Thirty years ago, I was general professional manager of Warner Bros. Music, living in Hollywood, when my friend Don Williams, who held a similar position at MCA msic, played me an acetate of “JESUS CHRIST SUPERSTAR”. I freaked out!!! My instinct told me …this was going to be a phenomenon!!! I asked Don to play it for Allan Rinde, the beloved head of Columbia records A+R dept….he was as excited as we were and proceeded to hold listening parties…that included all of the underground tastemakers of the time.

MCA RECORDS credits us with breaking the album. I hope Tim and Andy have forgiven me for trying to talk them out of writing “Evita”…..Who would go to see a show about an ex-dictators wife anyway?


Copyright 2014 by Artie Wayne


July 31, 2006


MARLON BRANDO  4/3/24 – 7/1/o4

Although Marlon Brando’s musical abilities were limited to playing
“Bongos” at “Beatnik” parties during the fifties, his influence on
pop music for decades was undeniable. When we think about “Black
Denim Trousers and Motorcycle Boots” by the Cheers, in the 50s’, “He’s
A Rebel”by the Crystals, or “Leader of the Pack” by the Shangri-las
in the 60s’……..Who comes to mind? Yeah…….Marlon Brando, “the
Wild One”in his black leather jacket and dungarees…..the kind they
wouldn’t let us wear in high school!

I heard that Elvis wouldn’t smile in his early photos because Marlon
never did. When he became “the Godfather” in the seventies it became
difficult to listen to the beautiful theme without visualizing Marlon
and his “puffy” cheeks. Even when James Brown was justifiably called
the “Godfather of Soul”, we all gave a nod to Marlon.

I remember when I went to Tahiti and Bora-Bora, in the 80’s
the question I was most asked by the natives was, “Did I know Marlon

I wish I did………..respectfully, Artie Wayne

Copyright 2009 by Artie Wayne




Back in P.S.55, when I wasn’t running from the guys with switch-blades and zip guns I would sit and draw. I learned how to make 3-D comics, you know the kind where you needed red and blue glasses. This peculiar talent got me in to New York’s High School of Music and Art. Although I never became the Picasso of 3-D, I developed the love of images that challenge the eye and the imagination.

In 1983, my friend and sometime business partner Allan Rinde decided to exit the music business and open a Chinese Restaurant in a Jewish neighborhood in Hollywood. I came up with a name for him, Genghis Cohen! The place was an immediate hit. Soon after, Allan asked me to take some of the burden off his shoulders and become night host. It was about this time that I had begun working with fabric paint and decided to create a unique look for myself by creating my own outfits. The first night I wore one of shirts to work, I sold it off of my back for $125.00…and I knew that I had something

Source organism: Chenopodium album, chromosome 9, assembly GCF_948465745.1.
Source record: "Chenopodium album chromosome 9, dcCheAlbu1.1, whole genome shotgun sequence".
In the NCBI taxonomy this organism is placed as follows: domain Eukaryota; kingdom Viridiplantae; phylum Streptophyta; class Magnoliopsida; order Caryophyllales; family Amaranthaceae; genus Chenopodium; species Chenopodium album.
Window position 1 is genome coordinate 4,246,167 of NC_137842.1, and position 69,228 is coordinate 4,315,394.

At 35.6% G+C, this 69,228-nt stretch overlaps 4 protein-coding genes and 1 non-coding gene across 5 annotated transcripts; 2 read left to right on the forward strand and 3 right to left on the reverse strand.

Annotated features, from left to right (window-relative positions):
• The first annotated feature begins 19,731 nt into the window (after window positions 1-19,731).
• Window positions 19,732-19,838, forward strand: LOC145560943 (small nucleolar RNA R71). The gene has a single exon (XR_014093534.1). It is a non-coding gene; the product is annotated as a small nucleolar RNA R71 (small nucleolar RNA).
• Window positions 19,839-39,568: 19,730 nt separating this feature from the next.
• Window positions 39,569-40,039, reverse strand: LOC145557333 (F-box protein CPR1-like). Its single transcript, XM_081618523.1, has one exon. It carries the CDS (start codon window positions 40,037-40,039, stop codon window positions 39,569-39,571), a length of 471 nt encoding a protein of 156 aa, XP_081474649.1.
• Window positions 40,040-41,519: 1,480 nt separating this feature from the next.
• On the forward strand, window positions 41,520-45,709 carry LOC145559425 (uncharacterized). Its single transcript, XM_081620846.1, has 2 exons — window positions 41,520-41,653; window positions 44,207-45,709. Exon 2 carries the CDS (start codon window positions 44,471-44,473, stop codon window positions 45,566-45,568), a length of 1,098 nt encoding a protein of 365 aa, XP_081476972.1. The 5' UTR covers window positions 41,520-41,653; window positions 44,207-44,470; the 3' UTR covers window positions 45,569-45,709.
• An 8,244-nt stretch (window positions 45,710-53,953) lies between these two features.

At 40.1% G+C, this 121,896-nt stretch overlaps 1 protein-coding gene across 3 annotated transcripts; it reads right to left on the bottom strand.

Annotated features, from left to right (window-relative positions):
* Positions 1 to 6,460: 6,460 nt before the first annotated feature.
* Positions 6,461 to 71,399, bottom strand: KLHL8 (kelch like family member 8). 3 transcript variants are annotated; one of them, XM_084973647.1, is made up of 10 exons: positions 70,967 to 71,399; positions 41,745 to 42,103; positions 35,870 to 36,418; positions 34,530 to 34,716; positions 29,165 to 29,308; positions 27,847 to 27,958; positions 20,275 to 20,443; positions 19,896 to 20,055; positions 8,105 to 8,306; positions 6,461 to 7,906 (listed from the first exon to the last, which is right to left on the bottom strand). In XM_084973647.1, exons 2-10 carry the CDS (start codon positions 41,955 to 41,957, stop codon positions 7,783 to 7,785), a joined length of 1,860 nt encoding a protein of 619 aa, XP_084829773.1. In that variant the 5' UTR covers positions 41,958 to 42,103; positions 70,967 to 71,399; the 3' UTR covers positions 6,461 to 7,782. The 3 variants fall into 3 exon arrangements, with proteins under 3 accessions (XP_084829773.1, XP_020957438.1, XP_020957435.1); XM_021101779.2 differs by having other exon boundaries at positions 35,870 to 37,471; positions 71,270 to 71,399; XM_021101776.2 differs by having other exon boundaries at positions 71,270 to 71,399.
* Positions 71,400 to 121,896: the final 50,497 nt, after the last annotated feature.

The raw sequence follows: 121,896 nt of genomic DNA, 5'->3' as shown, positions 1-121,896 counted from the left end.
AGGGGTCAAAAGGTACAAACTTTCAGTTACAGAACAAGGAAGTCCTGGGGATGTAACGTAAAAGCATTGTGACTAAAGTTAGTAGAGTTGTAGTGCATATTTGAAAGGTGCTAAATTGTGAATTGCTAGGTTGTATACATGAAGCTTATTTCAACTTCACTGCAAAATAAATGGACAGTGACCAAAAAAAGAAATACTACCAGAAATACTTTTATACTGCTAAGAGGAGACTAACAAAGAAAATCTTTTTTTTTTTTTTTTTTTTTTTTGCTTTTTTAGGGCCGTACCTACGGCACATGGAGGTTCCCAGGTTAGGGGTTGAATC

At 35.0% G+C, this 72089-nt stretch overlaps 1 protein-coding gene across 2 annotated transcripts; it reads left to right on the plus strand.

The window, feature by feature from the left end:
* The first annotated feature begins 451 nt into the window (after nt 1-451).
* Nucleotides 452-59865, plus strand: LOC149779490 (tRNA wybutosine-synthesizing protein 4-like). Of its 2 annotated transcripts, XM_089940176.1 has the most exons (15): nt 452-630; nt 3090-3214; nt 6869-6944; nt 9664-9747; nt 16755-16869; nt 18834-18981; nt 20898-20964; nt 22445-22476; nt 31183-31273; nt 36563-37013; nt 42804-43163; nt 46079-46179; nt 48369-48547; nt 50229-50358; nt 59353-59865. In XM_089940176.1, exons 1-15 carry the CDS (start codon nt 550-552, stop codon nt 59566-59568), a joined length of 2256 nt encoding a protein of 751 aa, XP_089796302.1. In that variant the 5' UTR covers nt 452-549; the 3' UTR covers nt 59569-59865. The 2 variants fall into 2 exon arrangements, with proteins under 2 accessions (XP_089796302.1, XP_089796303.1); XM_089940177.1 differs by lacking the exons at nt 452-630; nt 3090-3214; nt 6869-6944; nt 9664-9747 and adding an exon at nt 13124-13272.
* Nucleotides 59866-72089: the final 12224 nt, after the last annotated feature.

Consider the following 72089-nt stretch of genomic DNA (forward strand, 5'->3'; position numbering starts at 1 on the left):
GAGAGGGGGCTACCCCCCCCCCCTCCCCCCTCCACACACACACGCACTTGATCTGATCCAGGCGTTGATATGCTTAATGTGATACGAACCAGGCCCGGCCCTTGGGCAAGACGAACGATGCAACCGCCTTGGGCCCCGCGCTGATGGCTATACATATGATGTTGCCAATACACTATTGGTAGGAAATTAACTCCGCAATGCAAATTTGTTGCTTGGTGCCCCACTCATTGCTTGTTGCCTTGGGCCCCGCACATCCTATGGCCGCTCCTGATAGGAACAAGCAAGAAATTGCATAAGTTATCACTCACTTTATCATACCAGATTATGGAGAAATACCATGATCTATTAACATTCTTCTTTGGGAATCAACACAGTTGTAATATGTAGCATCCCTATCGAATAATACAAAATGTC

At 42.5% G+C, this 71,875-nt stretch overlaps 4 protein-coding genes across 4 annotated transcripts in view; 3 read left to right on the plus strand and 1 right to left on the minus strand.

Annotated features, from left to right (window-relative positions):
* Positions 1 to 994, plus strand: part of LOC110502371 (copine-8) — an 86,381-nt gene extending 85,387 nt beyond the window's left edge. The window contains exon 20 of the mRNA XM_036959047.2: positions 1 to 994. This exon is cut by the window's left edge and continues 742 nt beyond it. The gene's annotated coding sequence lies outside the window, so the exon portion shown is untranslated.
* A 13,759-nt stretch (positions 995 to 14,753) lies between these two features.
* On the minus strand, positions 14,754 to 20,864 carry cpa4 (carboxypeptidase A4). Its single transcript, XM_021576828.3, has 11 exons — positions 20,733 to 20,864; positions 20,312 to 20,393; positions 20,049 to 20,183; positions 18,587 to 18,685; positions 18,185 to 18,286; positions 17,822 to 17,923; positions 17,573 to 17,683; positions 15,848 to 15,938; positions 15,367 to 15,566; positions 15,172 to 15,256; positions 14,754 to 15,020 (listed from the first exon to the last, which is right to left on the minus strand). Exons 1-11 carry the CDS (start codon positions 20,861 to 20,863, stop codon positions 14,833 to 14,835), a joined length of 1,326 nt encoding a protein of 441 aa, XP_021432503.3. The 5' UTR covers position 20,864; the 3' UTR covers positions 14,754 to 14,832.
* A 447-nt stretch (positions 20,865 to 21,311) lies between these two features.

Soon I had all sorts of people buying my clothes including, Robert Downey, Jr., J.D. Nicholas of the Commodores, Pam Tillis, Patti Dahlstrom, Sammy Davis, Jr. James Caan, Val Garay, Steve Cropper and Luther VanDross.

erteWhen I did a couple of jackets for ERTE….the father of Art Deco….I didn’t know who he was….when I found out I doubled my prices and landed a one man show at Bobbi Leonard’s gallery in Santa Monica. It wasn’t long before I was selling my clothing out of Fred Segals, Robinsons & Leather Force on Melrose and in Beverly Hills.

Once Sarah Jessica Parker was trying on one of my creations in the wine room at Genghis Cohen…..She dresses and flicks off the light switch….but it’s NOT the switch for the closet it’s the switch for the ENTIRE restaurant …. *#!!%……Allan throws open the door….turns the darkened restaurant lights back on and GLARES at me….Sarah confesses….and Allan smiles…after all, who can get mad at Sarah Jessica Parker?

When I started using glow-in-the-dark paint on my creations, I would dim the lights then go into the kitchen and get a blast of flourescent light. I’d walk back into the restaurant, hand out fortune cookies and sell the glowing jacket right off my back!

copyright 2012 by Artie Wayne

When I decided to do a series of articles, on “Unsung Heroes”, the powerful men and women behind the scenes in the music business, Russ Regan, was one of the first people I wanted to interview. The general public may not know his name, but the former head of UNI Records and 20th Century Fox Records has been responsible for selling over one billion records and CDs in his career!